You may want to consider a couple of older (early 90s) ARC
solid-state amps: the D-240mkII (120wpc/8ohm) and the
D-400mkII (200wpc/8ohm). The amps are fully balanced
low-feedback class A/AB designs biased to run class A for
the first 15/30wpc while doubling power output as impedance
halves. Sound familiar? It should. The current Pass X-series
amps are almost exactly the same design-wise. And they sound
quite similar.

The current ARC 100.2 is similar in design to the D-240mkII
and the D-400mkII.

The ARC D-130/D-200/D-300 amps use much different circuits
than the D-240mkII/D-400mk/100.2 and are not as refined in
my experience.

I am currently running two ARC D-400mkIIs vertically biamped
into a pair of Kinetic Audio Labyrinths (large transmission
lines based on the old IMF designs). I couldn't be happier.
I used to drive them with two ARC D-200s, then two ARC

My ARC LS-5mkII pre has been a constant, however. Wonderful
synergy with the ARC tube pre and the ARC solid-state amps.
Seems like there are a number of people above who don't believe in Audio Research solid state gear, however I own the 100.2 amp (100 wpc at 8 ohms, 200 wpc at 4 ohms) and think it is an outstanding amp. You can read reviews about it on I compared it directly against the Audio Research VT-100 MkIII (tube) and a Bryston amp (ss), and I preferred the 100.2 by a large margin. Better control of the bass and plenty of power. It is a neutral amp that reproduces all types of music accurately without artifically coloring it, and it also works equally well at low volumes -- none of the detail or music is lost. If you have the opportunity, you should try to listen to the 100.2 and the other Audio Research amps listed by the poster above before writing them off your list.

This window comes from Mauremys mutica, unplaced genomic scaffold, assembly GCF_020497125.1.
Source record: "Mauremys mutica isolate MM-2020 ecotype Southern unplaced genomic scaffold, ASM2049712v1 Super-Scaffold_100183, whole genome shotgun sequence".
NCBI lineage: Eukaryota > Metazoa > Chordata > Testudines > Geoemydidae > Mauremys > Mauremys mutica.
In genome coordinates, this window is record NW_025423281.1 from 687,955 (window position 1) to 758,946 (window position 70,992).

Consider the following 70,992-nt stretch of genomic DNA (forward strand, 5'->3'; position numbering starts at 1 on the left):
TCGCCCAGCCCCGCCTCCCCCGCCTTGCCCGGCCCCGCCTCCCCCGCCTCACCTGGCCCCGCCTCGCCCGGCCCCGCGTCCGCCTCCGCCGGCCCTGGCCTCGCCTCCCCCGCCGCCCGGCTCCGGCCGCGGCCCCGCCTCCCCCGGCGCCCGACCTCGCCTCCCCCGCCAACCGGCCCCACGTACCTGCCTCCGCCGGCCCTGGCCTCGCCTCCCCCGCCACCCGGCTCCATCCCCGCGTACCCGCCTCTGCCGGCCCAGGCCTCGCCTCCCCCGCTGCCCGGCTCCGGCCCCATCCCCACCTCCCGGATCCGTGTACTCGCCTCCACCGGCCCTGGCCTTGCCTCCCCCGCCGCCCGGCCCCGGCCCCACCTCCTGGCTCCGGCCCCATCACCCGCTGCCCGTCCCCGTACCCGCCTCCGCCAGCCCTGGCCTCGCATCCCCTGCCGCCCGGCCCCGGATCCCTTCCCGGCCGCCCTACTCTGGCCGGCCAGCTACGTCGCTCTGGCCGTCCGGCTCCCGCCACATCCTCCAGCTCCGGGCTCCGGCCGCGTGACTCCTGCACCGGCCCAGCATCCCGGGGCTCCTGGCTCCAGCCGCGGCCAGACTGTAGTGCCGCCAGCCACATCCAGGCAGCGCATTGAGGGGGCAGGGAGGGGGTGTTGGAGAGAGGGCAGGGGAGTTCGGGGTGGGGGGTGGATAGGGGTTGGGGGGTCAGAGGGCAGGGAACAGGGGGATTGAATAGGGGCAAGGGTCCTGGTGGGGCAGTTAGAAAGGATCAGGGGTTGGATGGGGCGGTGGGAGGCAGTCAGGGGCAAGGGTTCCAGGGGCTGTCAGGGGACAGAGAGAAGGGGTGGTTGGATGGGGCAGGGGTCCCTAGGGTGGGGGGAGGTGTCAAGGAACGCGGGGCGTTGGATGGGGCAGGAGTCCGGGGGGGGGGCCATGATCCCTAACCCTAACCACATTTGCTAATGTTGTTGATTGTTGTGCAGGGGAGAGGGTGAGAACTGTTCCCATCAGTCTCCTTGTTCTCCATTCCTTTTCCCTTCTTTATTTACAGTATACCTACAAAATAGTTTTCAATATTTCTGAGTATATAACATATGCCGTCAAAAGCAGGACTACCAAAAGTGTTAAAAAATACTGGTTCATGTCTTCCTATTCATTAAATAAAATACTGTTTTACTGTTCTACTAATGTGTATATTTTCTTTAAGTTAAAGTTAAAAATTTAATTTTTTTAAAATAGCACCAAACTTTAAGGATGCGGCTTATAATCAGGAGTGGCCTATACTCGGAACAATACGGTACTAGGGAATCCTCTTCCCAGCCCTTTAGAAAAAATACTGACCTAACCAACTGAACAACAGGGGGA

I also listened to a Balanced Audio Technology VK-200 (100 wpc at 8 ohms), and was impressed by its power and accuracy. I preferred it over the Proceed HPA2 that I compared it to simultaneously. Both the 100.2 and the VK-200 run about $1,800-2,000 used here on Audiogon. I cannot recall the model Bryston amp I listened to, so I don't want to give you the impression they are not equal to Audio Research gear. There are a lot of positive comments about Bryston amps, such as the 4B-ST. I have not heard the Aleph amps, so I cannot comment on them.
I second the recommendation for the McCormack. Also, instead of buying a preamp, pick up a used Theta Miles CDP and run it directly to the amp. I used to have a Miles and it was great for rock and metal.
Audio Research LS3B preamp just rocks, but it's not as refined as some other preamps out there. I have one and I used it till I went with a passive control unit, to get that spooky last drop of info on Jazz and classical. It had tons of attack, a ton of gain, great if you like it loud, and I really liked the bass on it. I think it's selling for well under $1,000 now, and it's very reliable and has the classic ARC look. In it's day it was a sterophile class a.